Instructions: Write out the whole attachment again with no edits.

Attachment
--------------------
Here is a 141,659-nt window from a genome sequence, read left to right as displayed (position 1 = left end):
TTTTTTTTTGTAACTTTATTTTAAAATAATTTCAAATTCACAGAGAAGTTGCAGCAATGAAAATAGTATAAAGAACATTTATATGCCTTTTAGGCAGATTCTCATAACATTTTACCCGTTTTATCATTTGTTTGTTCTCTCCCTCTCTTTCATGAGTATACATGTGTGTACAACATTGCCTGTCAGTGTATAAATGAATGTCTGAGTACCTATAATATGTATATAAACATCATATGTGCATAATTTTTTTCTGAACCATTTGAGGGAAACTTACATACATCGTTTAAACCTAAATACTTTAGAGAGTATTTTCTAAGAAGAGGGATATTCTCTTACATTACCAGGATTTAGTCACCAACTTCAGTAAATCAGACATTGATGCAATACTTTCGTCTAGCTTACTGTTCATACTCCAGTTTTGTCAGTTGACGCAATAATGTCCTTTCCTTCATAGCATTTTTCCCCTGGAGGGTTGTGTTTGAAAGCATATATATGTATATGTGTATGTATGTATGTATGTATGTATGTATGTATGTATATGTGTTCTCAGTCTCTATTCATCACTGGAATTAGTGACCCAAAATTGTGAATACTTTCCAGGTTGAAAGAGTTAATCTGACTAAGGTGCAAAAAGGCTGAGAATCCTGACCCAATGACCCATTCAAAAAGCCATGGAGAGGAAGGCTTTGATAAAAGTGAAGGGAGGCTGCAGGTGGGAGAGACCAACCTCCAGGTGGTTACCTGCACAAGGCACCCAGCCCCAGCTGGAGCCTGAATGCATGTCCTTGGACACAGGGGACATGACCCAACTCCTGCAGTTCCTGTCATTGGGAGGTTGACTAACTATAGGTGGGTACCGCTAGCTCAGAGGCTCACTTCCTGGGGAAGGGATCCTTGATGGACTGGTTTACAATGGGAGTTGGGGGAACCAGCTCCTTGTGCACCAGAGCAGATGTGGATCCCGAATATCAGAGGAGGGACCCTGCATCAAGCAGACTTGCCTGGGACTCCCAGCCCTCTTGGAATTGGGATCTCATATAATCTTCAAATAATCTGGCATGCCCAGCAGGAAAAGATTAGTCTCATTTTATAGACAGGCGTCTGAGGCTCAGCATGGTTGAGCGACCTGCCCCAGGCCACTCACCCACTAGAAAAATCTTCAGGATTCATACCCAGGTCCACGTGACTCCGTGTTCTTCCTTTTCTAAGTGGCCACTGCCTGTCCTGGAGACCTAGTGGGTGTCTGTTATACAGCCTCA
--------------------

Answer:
Here is a 141,659-nt window from a genome sequence, read left to right as displayed (position 1 = left end):
TTTTTTTTTGTAACTTTATTTTAAAATAATTTCAAATTCACAGAGAAGTTGCAGCAATGAAAATAGTATAAAGAACATTTATATGCCTTTTAGGCAGATTCTCATAACATTTTACCCGTTTTATCATTTGTTTGTTCTCTCCCTCTCTTTCATGAGTATACATGTGTGTACAACATTGCCTGTCAGTGTATAAATGAATGTCTGAGTACCTATAATATGTATATAAACATCATATGTGCATAATTTTTTTCTGAACCATTTGAGGGAAACTTACATACATCGTTTAAACCTAAATACTTTAGAGAGTATTTTCTAAGAAGAGGGATATTCTCTTACATTACCAGGATTTAGTCACCAACTTCAGTAAATCAGACATTGATGCAATACTTTCGTCTAGCTTACTGTTCATACTCCAGTTTTGTCAGTTGACGCAATAATGTCCTTTCCTTCATAGCATTTTTCCCCTGGAGGGTTGTGTTTGAAAGCATATATATGTATATGTGTATGTATGTATGTATGTATGTATGTATGTATGTATATGTGTTCTCAGTCTCTATTCATCACTGGAATTAGTGACCCAAAATTGTGAATACTTTCCAGGTTGAAAGAGTTAATCTGACTAAGGTGCAAAAAGGCTGAGAATCCTGACCCAATGACCCATTCAAAAAGCCATGGAGAGGAAGGCTTTGATAAAAGTGAAGGGAGGCTGCAGGTGGGAGAGACCAACCTCCAGGTGGTTACCTGCACAAGGCACCCAGCCCCAGCTGGAGCCTGAATGCATGTCCTTGGACACAGGGGACATGACCCAACTCCTGCAGTTCCTGTCATTGGGAGGTTGACTAACTATAGGTGGGTACCGCTAGCTCAGAGGCTCACTTCCTGGGGAAGGGATCCTTGATGGACTGGTTTACAATGGGAGTTGGGGGAACCAGCTCCTTGTGCACCAGAGCAGATGTGGATCCCGAATATCAGAGGAGGGACCCTGCATCAAGCAGACTTGCCTGGGACTCCCAGCCCTCTTGGAATTGGGATCTCATATAATCTTCAAATAATCTGGCATGCCCAGCAGGAAAAGATTAGTCTCATTTTATAGACAGGCGTCTGAGGCTCAGCATGGTTGAGCGACCTGCCCCAGGCCACTCACCCACTAGAAAAATCTTCAGGATTCATACCCAGGTCCACGTGACTCCGTGTTCTTCCTTTTCTAAGTGGCCACTGCCTGTCCTGGAGACCTAGTGGGTGTCTGTTATACAGCCTCA